You already have existing relationships with them offline. You don’t need a fiction writer who wants to be your pen/Twitter/Facebook/YouTube pal, because, golly gee, social media is all about being social



Why I’m here, why you’re here

As an author, I’m really only on the Internet for one purpose: To tell the best stories I can. (And I think I tell some fairly good ones, if I do say so myself—but that’s ultimately for you to judge.)

I don’t want to bring you here under false pretenses—that we’re going to talk about Spanish verb tenses, or politics, or the law of diminishing marginal utility. 

I’m here to tell you stories. That’s it, as far as my social media presence is concerned. 



“So now you’re going to ask me to buy your book(s), right?”

No. I use my social media presence (especially my YouTube channel) for telling you storiesnot for telling you to buy my books. 

This is a key distinction. 

At the time of this writing, I’ve made YouTube videos of a handful of my short stories. I’m presently finishing up video readings of the aforementioned supernatural thriller, Eleven Miles of Night.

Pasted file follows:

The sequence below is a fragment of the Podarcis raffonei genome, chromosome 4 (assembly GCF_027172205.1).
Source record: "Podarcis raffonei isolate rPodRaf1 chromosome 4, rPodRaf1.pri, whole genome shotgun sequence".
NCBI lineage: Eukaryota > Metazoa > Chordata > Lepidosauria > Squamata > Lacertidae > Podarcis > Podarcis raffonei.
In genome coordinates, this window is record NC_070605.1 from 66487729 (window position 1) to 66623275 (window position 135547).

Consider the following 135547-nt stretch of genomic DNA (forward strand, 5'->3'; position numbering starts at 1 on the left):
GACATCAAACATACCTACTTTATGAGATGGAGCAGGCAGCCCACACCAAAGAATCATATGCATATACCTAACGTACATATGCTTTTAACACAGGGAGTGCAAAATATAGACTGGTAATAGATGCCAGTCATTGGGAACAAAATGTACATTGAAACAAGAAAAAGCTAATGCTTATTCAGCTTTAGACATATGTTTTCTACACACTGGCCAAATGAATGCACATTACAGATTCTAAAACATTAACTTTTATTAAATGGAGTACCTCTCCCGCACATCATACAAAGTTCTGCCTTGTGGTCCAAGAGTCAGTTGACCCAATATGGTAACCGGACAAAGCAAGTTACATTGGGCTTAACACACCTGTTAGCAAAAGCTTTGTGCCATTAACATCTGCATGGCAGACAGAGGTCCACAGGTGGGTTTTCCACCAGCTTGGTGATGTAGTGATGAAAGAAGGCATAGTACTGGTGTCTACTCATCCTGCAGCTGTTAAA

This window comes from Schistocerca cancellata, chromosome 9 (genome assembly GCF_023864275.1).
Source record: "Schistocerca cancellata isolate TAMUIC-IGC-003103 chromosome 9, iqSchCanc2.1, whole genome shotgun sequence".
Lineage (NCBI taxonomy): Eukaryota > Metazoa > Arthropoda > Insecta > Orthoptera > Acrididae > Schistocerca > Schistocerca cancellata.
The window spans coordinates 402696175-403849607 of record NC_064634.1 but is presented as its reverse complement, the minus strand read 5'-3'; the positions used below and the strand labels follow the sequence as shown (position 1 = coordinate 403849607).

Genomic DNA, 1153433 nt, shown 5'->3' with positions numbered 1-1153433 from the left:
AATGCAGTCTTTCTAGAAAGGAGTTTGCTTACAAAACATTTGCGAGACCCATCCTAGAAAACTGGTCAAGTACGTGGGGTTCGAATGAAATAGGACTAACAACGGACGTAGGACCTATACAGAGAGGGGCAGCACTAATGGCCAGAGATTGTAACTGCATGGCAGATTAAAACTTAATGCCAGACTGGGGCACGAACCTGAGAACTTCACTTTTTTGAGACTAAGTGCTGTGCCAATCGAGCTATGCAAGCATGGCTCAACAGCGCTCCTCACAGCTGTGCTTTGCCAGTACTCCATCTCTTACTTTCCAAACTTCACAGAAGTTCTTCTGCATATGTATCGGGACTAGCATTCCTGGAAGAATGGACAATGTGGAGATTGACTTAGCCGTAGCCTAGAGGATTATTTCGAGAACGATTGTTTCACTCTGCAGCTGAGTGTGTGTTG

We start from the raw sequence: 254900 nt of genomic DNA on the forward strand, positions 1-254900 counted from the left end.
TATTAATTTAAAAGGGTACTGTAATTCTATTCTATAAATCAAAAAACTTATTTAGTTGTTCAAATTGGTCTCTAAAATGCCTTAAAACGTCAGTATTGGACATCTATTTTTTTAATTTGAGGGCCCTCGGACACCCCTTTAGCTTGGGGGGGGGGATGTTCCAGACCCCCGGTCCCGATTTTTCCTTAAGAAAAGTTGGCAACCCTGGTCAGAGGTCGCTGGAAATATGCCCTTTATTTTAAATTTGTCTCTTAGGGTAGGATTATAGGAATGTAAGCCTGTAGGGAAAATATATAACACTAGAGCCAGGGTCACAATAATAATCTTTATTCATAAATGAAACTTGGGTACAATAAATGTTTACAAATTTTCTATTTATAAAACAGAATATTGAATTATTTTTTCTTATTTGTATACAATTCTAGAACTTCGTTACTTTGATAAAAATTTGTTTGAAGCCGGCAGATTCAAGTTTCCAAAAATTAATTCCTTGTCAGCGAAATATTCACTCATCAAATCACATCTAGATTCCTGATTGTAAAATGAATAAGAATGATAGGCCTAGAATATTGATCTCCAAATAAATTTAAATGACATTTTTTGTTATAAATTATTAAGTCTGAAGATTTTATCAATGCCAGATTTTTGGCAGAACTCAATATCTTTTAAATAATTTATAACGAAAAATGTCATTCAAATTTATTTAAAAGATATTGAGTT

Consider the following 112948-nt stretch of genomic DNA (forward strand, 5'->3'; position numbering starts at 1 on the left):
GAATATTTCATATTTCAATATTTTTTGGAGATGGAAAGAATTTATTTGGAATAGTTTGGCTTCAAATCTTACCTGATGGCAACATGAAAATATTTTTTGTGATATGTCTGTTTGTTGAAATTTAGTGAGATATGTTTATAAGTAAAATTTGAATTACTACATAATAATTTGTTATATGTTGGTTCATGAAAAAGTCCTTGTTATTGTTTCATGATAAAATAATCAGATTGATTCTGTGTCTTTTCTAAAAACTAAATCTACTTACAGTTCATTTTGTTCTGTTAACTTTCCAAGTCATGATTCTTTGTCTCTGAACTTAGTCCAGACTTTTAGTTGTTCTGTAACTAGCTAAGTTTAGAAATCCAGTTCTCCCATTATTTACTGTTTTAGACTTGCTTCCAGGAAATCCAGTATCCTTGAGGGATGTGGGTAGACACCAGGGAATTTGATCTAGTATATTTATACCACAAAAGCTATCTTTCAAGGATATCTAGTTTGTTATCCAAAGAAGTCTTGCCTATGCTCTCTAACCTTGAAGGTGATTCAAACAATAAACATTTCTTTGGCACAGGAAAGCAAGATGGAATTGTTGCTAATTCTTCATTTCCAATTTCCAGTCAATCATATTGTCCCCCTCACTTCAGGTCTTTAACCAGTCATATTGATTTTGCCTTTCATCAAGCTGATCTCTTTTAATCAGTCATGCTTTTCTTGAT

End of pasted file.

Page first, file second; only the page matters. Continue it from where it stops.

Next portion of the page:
Next up is 12 Hours of Halloween, my coming-of-age horror novel set in the early 1980s.

Then, perhaps, Blood Flats, my Kentucky crime thriller. Blood Flats is a story about Lee McCabe, an Operation Iraqi Freedom veteran who is accused of a drug-related double homicide that he didn't commit. 

Almost all of the stories I present online are available in book form from Amazon. I obviously wouldn't be heartbroken if you sampled some of my fiction online and decided to buy one of my books—or two, or three. 

But even if you don’t (or never do) that’s okay. Really.

Because maybe you’ll tell your friend: “Hey, there’s this horror novel, ‘Eleven Miles of Night’. I’m listening to the YouTube videos right now, and it’s pretty scary. You should check it out.”

And maybe your friend will listen to several of the videos, and he’ll decide that he’d rather read the book, versus listen to the book being read, section by section, chapter by chapter. 






Authors should sell books like rock bands sell albums

Once, a long, long time ago, I heard Def Leppard’s song, “Photograph” on the radio for the first time. (That was 1983—you had to be there.)

Then I saw the video on MTV. (Believe it or not, MTV used to be wholly dedicated to music, rather than lame reality shows. But I digress.)

I probably heard a few dozen playings of “Photograph” before I actually bought Def Leppard’s 1983 album, Pyromania

But by then I was a fan. I subsequently bought Def Leppard’s other albums: On Through the Night, High ’n’ Dry, Hysteria, etc.

As far as I can recall, no member of the band ever said to me: 

“Hey, you—bloke,” (Def Leppard is a British band.) “We’ve got some bleedin’ good music. You want to listen to it? Well, then you need to plunk down some lolly and buy our album. Unless you want to be a wanker about it! Don’t give us any of your tosh—give us your quid!”